Thomas Scattergood journal
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Thomas Scattergood (1748-1814) was a Quaker minister, pioneer of mental health reform, and early advocate for the creation of Friends Asylum (later Friends Hospital) in Philadelphia, Pennsylvania. Early in his life, he traveled the countryside helping to lead Meetings of the Religious Society of Friends. Scattergood later protested the harsh conditions faced by the mentally ill, advocating instead for moral treatment, in which the mentally ill would be treated with dignity, respect, kindness, and love. In 1811, he proposed to the Philadelphia Yearly Meeting the creation of the Friends Asylum for the Relief of Persons Deprived of the Use of their Reason. His proposal was accepted and construction began in 1813. Scattergood died of typhoid fever in 1814.
Scattergood Foundation, “Legacy” (accessed June 29, 2015 and September 22, 2016) www.scattergoodfoundation.org/legacyScattergood family papers, 1681-1900, Haverford College LibraryJournal of the Life and Religious Labors of Thomas Scattergood, A Minister of the Gospel in the Society of Friends. Philadelphia: Friends Book Store, 1874.Charles How, Devout Meditations; Or, A Collection of Thoughts on Religious and Philosophical Subjects. New York: Samuel Wood, 1807.Fruits of a Father’s Love: Being the Advice of William Penn to His Children, Relating to their Civil and Religious Conduct. London: Luke Hinde, 1765.Information derived from the collection.
This journal was created by Thomas Scattergood (1748-1814), a Quaker minister, pioneer of mental health reform, and early advocate for the creation of Friends Asylum (later Friends Hospital) in Philadelphia, Pennsylvania. It describes his travels to various Quaker Meetings in New Jersey and New York between 1789 and 1792.
The journal contains personal meditations, observations on the weather, and an account of Scattergood’s attendance at numerous Quaker Meetings throughout New Jersey and New York.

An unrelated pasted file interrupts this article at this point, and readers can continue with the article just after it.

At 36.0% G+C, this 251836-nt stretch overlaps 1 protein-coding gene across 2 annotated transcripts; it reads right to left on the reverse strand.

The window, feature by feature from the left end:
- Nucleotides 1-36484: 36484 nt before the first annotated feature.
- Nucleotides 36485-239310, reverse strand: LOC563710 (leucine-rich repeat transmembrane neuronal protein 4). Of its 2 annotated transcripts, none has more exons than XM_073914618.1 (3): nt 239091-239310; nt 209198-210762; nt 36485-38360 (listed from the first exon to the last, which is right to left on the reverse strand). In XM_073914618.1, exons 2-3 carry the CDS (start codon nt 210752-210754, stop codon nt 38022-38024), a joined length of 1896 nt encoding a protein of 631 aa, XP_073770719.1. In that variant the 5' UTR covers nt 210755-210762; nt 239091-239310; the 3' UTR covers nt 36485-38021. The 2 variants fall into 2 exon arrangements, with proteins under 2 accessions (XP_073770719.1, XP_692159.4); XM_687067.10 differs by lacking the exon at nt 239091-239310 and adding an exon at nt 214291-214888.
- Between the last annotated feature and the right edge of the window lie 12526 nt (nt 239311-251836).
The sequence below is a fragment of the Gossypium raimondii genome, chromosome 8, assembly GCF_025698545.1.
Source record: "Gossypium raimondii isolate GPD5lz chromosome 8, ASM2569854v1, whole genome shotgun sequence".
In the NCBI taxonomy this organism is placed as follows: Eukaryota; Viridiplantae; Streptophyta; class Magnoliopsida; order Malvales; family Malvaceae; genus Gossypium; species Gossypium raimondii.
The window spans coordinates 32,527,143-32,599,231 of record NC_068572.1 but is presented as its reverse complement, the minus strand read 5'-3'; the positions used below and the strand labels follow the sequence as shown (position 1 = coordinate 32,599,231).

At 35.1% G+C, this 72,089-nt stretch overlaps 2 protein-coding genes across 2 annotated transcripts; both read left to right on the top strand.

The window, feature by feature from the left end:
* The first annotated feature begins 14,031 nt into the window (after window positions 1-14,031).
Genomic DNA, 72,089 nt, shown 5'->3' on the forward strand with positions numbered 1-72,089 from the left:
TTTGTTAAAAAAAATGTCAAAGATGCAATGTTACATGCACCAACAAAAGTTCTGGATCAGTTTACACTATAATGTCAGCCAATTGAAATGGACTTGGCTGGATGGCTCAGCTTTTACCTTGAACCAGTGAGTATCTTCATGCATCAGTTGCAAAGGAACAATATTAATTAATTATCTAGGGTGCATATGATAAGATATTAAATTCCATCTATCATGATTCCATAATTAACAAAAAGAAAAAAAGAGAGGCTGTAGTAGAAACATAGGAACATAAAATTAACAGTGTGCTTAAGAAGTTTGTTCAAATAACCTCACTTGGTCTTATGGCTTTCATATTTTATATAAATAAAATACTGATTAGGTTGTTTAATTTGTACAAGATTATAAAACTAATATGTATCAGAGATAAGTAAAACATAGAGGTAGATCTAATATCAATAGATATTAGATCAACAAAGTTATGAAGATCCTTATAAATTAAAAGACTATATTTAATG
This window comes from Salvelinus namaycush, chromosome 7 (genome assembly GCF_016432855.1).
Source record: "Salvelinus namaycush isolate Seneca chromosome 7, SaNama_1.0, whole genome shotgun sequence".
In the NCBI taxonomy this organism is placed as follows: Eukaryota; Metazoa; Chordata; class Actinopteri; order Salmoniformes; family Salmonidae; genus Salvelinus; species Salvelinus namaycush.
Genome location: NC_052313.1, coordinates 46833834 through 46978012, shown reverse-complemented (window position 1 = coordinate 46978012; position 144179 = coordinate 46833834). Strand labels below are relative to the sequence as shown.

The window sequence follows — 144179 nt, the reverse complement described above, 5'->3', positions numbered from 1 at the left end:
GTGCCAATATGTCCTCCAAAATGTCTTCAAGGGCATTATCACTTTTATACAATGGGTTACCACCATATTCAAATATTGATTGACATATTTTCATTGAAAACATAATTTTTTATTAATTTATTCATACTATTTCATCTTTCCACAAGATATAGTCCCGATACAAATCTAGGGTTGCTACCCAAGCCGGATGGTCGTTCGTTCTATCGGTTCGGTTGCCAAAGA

The inside cover of this journal is inscribed “Journey to N.J. 1789.” It includes an account of Scattergood’s travels between July and November 1789, mainly visiting Quaker Meetings in New Jersey and New York. This is followed by an account of “several little journeys” to New Jersey in October 1791 and early 1792.
Scattergood began his journal by copying out religious meditations by Charles How and William Penn, which he annotated with references to relevant Biblical verses on sinful talk and the virtue of keeping silent. He also recorded purchases made from Edmund Pryor in New York during August 1789, including a journal. After setting down brief instructions on how to stop a nosebleed, Scattergood recorded his observations on the weather during May and June of 1789.
The majority of Scattergood’s journal focuses on his travels through New Jersey and New York between July and September 1789. Scattergood noted that he set out from Philadelphia with his son Joseph and father-in-law D. Bacon on July 20, 1789. After a few days near Burlington, New Jersey, he began traveling with John Cox while his family members returned home. Scattergood and Cox traveled to New York at the end of the month and attended Quaker Meetings at Westbury, Oyster Bay, and Flushing on Long Island. While there, it appears that they stayed with Edmund Pryor’s family.